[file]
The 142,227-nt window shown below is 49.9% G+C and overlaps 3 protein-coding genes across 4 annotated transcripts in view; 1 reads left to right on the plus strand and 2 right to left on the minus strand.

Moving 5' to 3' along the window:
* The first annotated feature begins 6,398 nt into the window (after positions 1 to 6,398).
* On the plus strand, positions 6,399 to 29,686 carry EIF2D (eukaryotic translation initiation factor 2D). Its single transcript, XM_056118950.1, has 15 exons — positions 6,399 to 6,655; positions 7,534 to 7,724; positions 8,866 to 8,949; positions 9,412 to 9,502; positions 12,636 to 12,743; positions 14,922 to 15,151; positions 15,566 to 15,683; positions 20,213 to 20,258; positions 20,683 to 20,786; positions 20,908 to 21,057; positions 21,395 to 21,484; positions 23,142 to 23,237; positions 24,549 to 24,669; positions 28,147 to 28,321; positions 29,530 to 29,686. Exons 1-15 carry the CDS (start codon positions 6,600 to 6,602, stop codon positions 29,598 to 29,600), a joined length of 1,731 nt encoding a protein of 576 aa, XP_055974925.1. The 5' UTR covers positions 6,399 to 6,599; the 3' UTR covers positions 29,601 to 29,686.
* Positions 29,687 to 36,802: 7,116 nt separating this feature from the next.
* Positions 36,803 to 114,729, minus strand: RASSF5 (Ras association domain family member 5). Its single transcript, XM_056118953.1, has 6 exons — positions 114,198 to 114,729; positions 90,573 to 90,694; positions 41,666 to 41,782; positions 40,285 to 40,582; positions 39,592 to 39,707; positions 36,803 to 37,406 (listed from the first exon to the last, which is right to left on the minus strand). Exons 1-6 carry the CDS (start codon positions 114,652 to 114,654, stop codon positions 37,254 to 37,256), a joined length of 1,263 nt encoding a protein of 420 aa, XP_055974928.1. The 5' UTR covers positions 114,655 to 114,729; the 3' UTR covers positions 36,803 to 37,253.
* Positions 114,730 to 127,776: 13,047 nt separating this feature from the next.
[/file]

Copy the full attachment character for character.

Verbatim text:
The 142,227-nt window shown below is 49.9% G+C and overlaps 3 protein-coding genes across 4 annotated transcripts in view; 1 reads left to right on the plus strand and 2 right to left on the minus strand.

Moving 5' to 3' along the window:
* The first annotated feature begins 6,398 nt into the window (after positions 1 to 6,398).
* On the plus strand, positions 6,399 to 29,686 carry EIF2D (eukaryotic translation initiation factor 2D). Its single transcript, XM_056118950.1, has 15 exons — positions 6,399 to 6,655; positions 7,534 to 7,724; positions 8,866 to 8,949; positions 9,412 to 9,502; positions 12,636 to 12,743; positions 14,922 to 15,151; positions 15,566 to 15,683; positions 20,213 to 20,258; positions 20,683 to 20,786; positions 20,908 to 21,057; positions 21,395 to 21,484; positions 23,142 to 23,237; positions 24,549 to 24,669; positions 28,147 to 28,321; positions 29,530 to 29,686. Exons 1-15 carry the CDS (start codon positions 6,600 to 6,602, stop codon positions 29,598 to 29,600), a joined length of 1,731 nt encoding a protein of 576 aa, XP_055974925.1. The 5' UTR covers positions 6,399 to 6,599; the 3' UTR covers positions 29,601 to 29,686.
* Positions 29,687 to 36,802: 7,116 nt separating this feature from the next.
* Positions 36,803 to 114,729, minus strand: RASSF5 (Ras association domain family member 5). Its single transcript, XM_056118953.1, has 6 exons — positions 114,198 to 114,729; positions 90,573 to 90,694; positions 41,666 to 41,782; positions 40,285 to 40,582; positions 39,592 to 39,707; positions 36,803 to 37,406 (listed from the first exon to the last, which is right to left on the minus strand). Exons 1-6 carry the CDS (start codon positions 114,652 to 114,654, stop codon positions 37,254 to 37,256), a joined length of 1,263 nt encoding a protein of 420 aa, XP_055974928.1. The 5' UTR covers positions 114,655 to 114,729; the 3' UTR covers positions 36,803 to 37,253.
* Positions 114,730 to 127,776: 13,047 nt separating this feature from the next.